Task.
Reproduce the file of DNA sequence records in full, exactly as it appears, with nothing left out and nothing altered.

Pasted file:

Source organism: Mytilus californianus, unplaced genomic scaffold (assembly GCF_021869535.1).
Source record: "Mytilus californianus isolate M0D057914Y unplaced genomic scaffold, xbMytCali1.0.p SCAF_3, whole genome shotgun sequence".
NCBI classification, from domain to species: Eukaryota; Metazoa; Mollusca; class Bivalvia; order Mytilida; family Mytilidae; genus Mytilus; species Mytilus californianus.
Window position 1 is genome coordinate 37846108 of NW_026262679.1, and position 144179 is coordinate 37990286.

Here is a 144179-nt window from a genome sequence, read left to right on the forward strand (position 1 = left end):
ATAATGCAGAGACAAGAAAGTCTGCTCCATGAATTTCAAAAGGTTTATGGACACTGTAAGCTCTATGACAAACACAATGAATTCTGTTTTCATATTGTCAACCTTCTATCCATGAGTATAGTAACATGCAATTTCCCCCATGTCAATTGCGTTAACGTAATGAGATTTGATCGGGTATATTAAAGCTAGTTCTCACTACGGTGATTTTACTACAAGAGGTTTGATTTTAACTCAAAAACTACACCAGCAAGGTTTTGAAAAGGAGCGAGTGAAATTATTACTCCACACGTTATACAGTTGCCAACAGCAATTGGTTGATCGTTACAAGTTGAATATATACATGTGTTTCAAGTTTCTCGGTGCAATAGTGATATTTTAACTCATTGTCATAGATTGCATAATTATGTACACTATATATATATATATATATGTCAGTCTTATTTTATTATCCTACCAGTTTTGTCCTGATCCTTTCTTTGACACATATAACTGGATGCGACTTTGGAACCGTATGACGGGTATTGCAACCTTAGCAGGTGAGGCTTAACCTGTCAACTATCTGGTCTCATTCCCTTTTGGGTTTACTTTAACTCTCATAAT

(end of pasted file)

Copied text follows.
Source organism: Mytilus californianus, unplaced genomic scaffold (assembly GCF_021869535.1).
Source record: "Mytilus californianus isolate M0D057914Y unplaced genomic scaffold, xbMytCali1.0.p SCAF_3, whole genome shotgun sequence".
NCBI classification, from domain to species: Eukaryota; Metazoa; Mollusca; class Bivalvia; order Mytilida; family Mytilidae; genus Mytilus; species Mytilus californianus.
Window position 1 is genome coordinate 37846108 of NW_026262679.1, and position 144179 is coordinate 37990286.

Here is a 144179-nt window from a genome sequence, read left to right on the forward strand (position 1 = left end):
ATAATGCAGAGACAAGAAAGTCTGCTCCATGAATTTCAAAAGGTTTATGGACACTGTAAGCTCTATGACAAACACAATGAATTCTGTTTTCATATTGTCAACCTTCTATCCATGAGTATAGTAACATGCAATTTCCCCCATGTCAATTGCGTTAACGTAATGAGATTTGATCGGGTATATTAAAGCTAGTTCTCACTACGGTGATTTTACTACAAGAGGTTTGATTTTAACTCAAAAACTACACCAGCAAGGTTTTGAAAAGGAGCGAGTGAAATTATTACTCCACACGTTATACAGTTGCCAACAGCAATTGGTTGATCGTTACAAGTTGAATATATACATGTGTTTCAAGTTTCTCGGTGCAATAGTGATATTTTAACTCATTGTCATAGATTGCATAATTATGTACACTATATATATATATATATATGTCAGTCTTATTTTATTATCCTACCAGTTTTGTCCTGATCCTTTCTTTGACACATATAACTGGATGCGACTTTGGAACCGTATGACGGGTATTGCAACCTTAGCAGGTGAGGCTTAACCTGTCAACTATCTGGTCTCATTCCCTTTTGGGTTTACTTTAACTCTCATAAT